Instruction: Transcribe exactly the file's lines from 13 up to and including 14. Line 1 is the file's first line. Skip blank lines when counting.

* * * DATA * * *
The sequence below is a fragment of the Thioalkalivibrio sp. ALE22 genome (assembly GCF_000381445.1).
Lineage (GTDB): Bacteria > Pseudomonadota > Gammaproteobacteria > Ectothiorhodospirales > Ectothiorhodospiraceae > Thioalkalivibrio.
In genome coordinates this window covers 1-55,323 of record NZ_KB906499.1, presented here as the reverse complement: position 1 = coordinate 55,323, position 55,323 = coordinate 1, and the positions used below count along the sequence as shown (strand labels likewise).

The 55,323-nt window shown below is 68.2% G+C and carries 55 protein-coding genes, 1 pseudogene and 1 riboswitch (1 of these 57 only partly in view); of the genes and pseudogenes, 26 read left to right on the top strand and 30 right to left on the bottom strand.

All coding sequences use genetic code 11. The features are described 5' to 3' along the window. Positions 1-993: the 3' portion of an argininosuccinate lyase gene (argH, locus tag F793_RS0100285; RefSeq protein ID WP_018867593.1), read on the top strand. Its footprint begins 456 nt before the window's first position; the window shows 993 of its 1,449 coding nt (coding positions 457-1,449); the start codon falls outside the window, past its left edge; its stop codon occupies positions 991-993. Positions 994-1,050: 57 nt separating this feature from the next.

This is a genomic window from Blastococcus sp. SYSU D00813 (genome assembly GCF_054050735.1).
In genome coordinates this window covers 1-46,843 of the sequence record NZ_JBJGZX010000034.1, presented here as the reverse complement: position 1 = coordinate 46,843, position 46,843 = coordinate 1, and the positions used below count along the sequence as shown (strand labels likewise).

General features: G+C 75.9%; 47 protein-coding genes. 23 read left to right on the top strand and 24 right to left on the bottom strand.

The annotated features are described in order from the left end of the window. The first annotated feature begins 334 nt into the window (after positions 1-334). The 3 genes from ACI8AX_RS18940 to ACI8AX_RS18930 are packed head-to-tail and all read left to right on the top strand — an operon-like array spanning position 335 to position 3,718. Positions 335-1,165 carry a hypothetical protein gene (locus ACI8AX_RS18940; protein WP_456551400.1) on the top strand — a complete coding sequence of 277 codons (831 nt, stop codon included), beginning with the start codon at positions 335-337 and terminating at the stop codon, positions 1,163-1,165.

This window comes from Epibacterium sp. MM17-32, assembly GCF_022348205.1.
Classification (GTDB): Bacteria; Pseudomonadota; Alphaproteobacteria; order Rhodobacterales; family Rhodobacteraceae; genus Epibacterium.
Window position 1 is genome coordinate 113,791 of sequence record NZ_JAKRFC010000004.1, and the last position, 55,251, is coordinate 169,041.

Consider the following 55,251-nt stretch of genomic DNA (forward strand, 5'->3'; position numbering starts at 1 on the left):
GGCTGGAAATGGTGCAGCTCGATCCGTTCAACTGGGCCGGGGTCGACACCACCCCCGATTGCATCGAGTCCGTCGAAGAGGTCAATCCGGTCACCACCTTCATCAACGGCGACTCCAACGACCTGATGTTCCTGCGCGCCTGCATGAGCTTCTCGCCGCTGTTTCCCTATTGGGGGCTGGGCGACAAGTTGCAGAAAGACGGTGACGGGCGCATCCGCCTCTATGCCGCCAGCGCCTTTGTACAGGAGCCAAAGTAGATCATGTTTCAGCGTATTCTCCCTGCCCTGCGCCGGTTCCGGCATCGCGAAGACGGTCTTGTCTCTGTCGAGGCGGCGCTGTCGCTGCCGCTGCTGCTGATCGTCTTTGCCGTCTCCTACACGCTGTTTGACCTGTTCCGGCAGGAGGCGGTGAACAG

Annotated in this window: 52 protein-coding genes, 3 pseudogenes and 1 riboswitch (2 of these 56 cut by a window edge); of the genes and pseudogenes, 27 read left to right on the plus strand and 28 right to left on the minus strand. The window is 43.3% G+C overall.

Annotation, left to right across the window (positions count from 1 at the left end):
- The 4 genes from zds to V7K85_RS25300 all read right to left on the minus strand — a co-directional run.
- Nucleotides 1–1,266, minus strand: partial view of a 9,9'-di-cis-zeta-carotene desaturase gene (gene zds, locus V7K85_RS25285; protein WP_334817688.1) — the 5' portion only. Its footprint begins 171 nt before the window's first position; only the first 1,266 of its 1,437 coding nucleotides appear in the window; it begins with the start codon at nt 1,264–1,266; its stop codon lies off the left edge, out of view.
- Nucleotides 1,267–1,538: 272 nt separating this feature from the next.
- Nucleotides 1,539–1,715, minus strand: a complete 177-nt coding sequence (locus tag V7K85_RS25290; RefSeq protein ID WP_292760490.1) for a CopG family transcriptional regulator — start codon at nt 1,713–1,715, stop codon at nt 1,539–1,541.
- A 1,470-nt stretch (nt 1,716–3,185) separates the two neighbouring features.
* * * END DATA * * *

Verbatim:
Consider the following 55,251-nt stretch of genomic DNA (forward strand, 5'->3'; position numbering starts at 1 on the left):
GGCTGGAAATGGTGCAGCTCGATCCGTTCAACTGGGCCGGGGTCGACACCACCCCCGATTGCATCGAGTCCGTCGAAGAGGTCAATCCGGTCACCACCTTCATCAACGGCGACTCCAACGACCTGATGTTCCTGCGCGCCTGCATGAGCTTCTCGCCGCTGTTTCCCTATTGGGGGCTGGGCGACAAGTTGCAGAAAGACGGTGACGGGCGCATCCGCCTCTATGCCGCCAGCGCCTTTGTACAGGAGCCAAAGTAGATCATGTTTCAGCGTATTCTCCCTGCCCTGCGCCGGTTCCGGCATCGCGAAGACGGTCTTGTCTCTGTCGAGGCGGCGCTGTCGCTGCCGCTGCTGCTGATCGTCTTTGCCGTCTCCTACACGCTGTTTGACCTGTTCCGGCAGGAGGCGGTGAACAG